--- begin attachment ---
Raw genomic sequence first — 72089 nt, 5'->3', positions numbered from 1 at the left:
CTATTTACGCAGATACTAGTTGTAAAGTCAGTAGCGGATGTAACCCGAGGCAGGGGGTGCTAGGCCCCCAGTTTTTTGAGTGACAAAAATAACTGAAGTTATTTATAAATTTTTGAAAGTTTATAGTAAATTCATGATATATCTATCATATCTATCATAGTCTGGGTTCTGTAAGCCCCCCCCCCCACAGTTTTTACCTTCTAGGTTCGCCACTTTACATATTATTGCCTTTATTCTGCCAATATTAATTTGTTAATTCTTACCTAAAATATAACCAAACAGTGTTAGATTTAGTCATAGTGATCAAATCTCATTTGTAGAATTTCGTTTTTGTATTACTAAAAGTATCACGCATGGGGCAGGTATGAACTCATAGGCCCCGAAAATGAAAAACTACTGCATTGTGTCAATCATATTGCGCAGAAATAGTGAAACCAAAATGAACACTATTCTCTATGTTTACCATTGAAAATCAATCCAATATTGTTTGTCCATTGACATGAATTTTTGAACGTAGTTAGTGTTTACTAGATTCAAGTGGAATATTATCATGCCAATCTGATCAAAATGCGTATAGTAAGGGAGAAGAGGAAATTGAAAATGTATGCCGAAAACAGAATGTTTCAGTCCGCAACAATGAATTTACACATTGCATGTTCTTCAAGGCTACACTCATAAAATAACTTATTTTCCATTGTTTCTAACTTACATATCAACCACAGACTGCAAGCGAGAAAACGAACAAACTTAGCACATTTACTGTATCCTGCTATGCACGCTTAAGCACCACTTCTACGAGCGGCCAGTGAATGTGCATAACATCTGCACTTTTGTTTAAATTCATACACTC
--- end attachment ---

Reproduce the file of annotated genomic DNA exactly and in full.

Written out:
Raw genomic sequence first — 72089 nt, 5'->3', positions numbered from 1 at the left:
CTATTTACGCAGATACTAGTTGTAAAGTCAGTAGCGGATGTAACCCGAGGCAGGGGGTGCTAGGCCCCCAGTTTTTTGAGTGACAAAAATAACTGAAGTTATTTATAAATTTTTGAAAGTTTATAGTAAATTCATGATATATCTATCATATCTATCATAGTCTGGGTTCTGTAAGCCCCCCCCCCCACAGTTTTTACCTTCTAGGTTCGCCACTTTACATATTATTGCCTTTATTCTGCCAATATTAATTTGTTAATTCTTACCTAAAATATAACCAAACAGTGTTAGATTTAGTCATAGTGATCAAATCTCATTTGTAGAATTTCGTTTTTGTATTACTAAAAGTATCACGCATGGGGCAGGTATGAACTCATAGGCCCCGAAAATGAAAAACTACTGCATTGTGTCAATCATATTGCGCAGAAATAGTGAAACCAAAATGAACACTATTCTCTATGTTTACCATTGAAAATCAATCCAATATTGTTTGTCCATTGACATGAATTTTTGAACGTAGTTAGTGTTTACTAGATTCAAGTGGAATATTATCATGCCAATCTGATCAAAATGCGTATAGTAAGGGAGAAGAGGAAATTGAAAATGTATGCCGAAAACAGAATGTTTCAGTCCGCAACAATGAATTTACACATTGCATGTTCTTCAAGGCTACACTCATAAAATAACTTATTTTCCATTGTTTCTAACTTACATATCAACCACAGACTGCAAGCGAGAAAACGAACAAACTTAGCACATTTACTGTATCCTGCTATGCACGCTTAAGCACCACTTCTACGAGCGGCCAGTGAATGTGCATAACATCTGCACTTTTGTTTAAATTCATACACTC